Microsoft uncovers USA election hacking plot by Iranian agencies

Hooded man holds laptop computer as blue screen with an exclamation mark is projected on him

A hacking group that appears to be linked to the Iranian government attempted to break into President Donald Trump's re-election campaign, but did not succeed, sources familiar with the operation said on Friday.

"The targeted accounts are associated with a United States presidential campaign, current and former U.S. government officials, journalists covering global politics and prominent Iranians living outside Iran", Microsoft said.

Phosphorus had tried to gain access to Microsoft customer email 2,700 times.

Microsoft did not identify the election campaign whose network was targeted by Phosphorous hackers.

As to why it released the information publicly, Microsoft said that there were two reasons: first that "we all - governments and private sector - are increasingly transparent about nation-state attacks and efforts to disrupt democratic processes;" and second that "publishing this information should help others be more vigilant and take steps to protect themselves".

Microsoft's allegations also come amid heightened tensions between Tehran and Washington since President Donald Trump withdrew the United States from a 2015 global nuclear agreement. The company described the attacks in a blog post on Friday.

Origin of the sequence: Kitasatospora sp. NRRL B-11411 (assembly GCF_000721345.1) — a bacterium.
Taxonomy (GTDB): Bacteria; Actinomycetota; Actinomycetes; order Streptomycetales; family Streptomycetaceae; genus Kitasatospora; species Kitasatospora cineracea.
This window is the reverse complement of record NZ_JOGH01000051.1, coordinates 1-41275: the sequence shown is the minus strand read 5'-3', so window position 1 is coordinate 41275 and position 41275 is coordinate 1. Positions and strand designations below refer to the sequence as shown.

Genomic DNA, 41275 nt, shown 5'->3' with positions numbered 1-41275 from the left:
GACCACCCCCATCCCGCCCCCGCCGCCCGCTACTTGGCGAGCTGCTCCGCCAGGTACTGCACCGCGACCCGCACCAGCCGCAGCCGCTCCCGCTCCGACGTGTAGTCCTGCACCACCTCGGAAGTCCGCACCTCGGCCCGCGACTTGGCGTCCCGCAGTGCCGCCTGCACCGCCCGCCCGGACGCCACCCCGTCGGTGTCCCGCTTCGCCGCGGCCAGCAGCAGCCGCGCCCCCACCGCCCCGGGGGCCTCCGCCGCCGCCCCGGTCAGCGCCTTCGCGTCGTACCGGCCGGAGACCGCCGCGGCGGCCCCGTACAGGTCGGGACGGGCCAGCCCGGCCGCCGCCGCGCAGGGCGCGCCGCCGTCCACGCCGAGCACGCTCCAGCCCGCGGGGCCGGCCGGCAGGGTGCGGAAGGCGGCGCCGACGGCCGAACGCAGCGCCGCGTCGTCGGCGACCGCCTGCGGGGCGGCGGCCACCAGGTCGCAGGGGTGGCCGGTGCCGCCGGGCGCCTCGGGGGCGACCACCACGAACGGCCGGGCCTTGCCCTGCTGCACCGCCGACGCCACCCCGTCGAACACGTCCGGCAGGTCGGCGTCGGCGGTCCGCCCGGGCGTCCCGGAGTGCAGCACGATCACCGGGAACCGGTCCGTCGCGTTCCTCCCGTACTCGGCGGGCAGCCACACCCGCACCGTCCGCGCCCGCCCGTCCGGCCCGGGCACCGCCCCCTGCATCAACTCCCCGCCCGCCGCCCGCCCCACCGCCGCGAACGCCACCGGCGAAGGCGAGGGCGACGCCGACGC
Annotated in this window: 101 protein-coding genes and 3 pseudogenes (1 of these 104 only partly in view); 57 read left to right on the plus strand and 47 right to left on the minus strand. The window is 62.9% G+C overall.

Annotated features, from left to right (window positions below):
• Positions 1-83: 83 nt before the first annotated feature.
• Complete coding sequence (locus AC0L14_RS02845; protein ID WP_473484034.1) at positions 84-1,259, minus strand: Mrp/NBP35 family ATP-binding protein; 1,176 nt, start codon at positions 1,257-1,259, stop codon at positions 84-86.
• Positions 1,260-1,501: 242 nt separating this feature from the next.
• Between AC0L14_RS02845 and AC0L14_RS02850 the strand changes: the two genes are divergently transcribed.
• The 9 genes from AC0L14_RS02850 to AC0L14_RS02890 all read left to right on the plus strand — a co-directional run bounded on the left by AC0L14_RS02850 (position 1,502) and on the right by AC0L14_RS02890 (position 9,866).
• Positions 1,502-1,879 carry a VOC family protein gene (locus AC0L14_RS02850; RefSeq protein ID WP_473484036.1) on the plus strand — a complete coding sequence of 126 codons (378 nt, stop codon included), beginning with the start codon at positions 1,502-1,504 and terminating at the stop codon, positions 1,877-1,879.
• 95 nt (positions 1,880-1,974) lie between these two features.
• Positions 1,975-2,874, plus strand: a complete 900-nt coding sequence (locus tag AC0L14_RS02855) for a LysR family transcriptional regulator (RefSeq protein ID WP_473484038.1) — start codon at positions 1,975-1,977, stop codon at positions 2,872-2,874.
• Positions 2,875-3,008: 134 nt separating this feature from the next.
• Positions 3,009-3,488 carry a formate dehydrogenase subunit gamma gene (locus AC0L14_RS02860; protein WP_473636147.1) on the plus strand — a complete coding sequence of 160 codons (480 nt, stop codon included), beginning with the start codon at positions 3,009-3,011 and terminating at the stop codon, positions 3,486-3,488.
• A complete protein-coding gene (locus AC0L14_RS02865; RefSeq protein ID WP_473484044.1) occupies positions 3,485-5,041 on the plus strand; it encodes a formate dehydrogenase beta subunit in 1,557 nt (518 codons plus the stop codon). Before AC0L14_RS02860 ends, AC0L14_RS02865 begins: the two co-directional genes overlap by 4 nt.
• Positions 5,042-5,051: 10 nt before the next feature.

USA tech companies including Microsoft, Facebook, and Twitter have been under pressure to ramp up security for next year's US presidential election and other polls around the world.

Notably, Microsoft says the hacking efforts were "not technically sophisticated" but used personal information gathered elsewhere to try to prompt password reset or account recovery in an effort to get into the accounts.

Microsoft has been tracking Phosphorus since 2013 and said in March that it had received a court order to take control of 99 websites the group used to execute attacks.

Nevertheless, the tech company called Phosphorus, also known as APT 35, "highly motivated and willing to invest significant time and resources engaging in research and other means of information gathering". Some of those accounts similarly took aim at US policymakers and journalists, researchers said at the time.

On Tuesday, the Democratic National Committee sent a security alert to 2020 campaigns about the attempt.

Burt told a July security conference the company had evidence Russian, Iranian and North Korean hackers were involved in cyberattacks against nongovernment organizations and think tanks working closely with political campaigns.

In July, Burt said Microsoft had flagged almost 800 cyberattacks suspected of being carried out by nation-states on political organizations.



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